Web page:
High profile Black Lives Matter activist Shaun King’s article on DailyKos titled “Fox News blasts Stephen Colbert for wearing Black Lives Matter bracelet” exposes how even the anti-law enforcement movement’s name is intentionally deceptive.
King’s piece isn’t much—he points out Tucker Carlson criticized The Late Show host Steven Colbert for wearing a Black Lives Matter bracelet—but it does expose the wordplay that Black Lives Matter advocates seem to think is clever.
King ends his piece by saying:
This is our America: Where wearing a bracelet stating that the lives of black people matter is a controversial talking point. We’re learning that 2015 is not nearly as different from 1955 as we all thought.
Here is the genius of the Black Lives Matter slogan in all its glory: it’s designed to make any opposition to the movement or the group sound instantly racist.
Not that logic is King’s strong suit, but he’s committing the logical fallacy of equivocation, which is defined as “the use of ambiguous language to conceal the truth.” The ambiquity is baked right into the name “Black Lives Matter.”
Let’s be very clear on this point: the name “Black Lives Matter” can represent three different things:
- The official Black Lives Matter group: which has its own website and was founded by three community organizers named Cullors, Tometi, and Garza. There is a specific organization called Black Lives Matter.
- The general Black Lives Matter movement: which includes the official Black Lives Matter group plus media-promoted leaders such as Shaun King and DeRay McKesson, plus general supporters and a host of other affiliated people and organizations. This movement is broadly called Black Lives Matter, which is different from…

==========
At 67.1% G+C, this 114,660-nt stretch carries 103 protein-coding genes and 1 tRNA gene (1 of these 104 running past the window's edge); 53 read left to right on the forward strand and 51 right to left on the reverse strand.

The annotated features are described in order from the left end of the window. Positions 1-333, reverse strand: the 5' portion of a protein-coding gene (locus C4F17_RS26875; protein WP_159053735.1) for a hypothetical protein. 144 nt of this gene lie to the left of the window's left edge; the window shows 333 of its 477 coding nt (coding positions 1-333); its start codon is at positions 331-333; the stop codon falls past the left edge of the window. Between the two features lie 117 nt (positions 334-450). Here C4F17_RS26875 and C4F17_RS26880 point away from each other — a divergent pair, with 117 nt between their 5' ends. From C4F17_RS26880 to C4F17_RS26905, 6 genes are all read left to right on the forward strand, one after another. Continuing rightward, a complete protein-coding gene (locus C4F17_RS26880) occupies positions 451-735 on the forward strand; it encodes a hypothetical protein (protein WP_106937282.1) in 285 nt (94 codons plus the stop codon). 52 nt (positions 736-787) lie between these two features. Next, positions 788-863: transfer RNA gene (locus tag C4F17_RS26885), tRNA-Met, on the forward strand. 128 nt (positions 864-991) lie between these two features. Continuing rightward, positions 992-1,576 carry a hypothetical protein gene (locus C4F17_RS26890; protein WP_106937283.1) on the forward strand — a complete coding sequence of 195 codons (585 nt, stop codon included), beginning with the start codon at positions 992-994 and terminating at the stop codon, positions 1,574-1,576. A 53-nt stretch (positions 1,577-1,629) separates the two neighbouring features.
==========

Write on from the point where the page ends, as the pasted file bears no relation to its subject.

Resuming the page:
- A general, vague and obvious statement: which every sane person would agree with, that black lives matter, in the exact same way that the lives of all people matter.
Opposing the official Black Lives Matter group or opposing the movement broadly is NOT the same as opposing the idea that the lives of black people matter, of course. But if you say, “I don’t agree with Black Lives Matter (the group) because they support cop killer Assata Shakur,” or, “I don’t agree with Black Lives Matter (the movement) because members mocked the death of police,” you are accused of meaning, “I don’t agree that black Americans’ lives matter.” You suddenly have “admitted’ that you don’t think black lives matter.
Shaun King knows this, but, like the facts of the Mike Brown case, he just doesn’t care.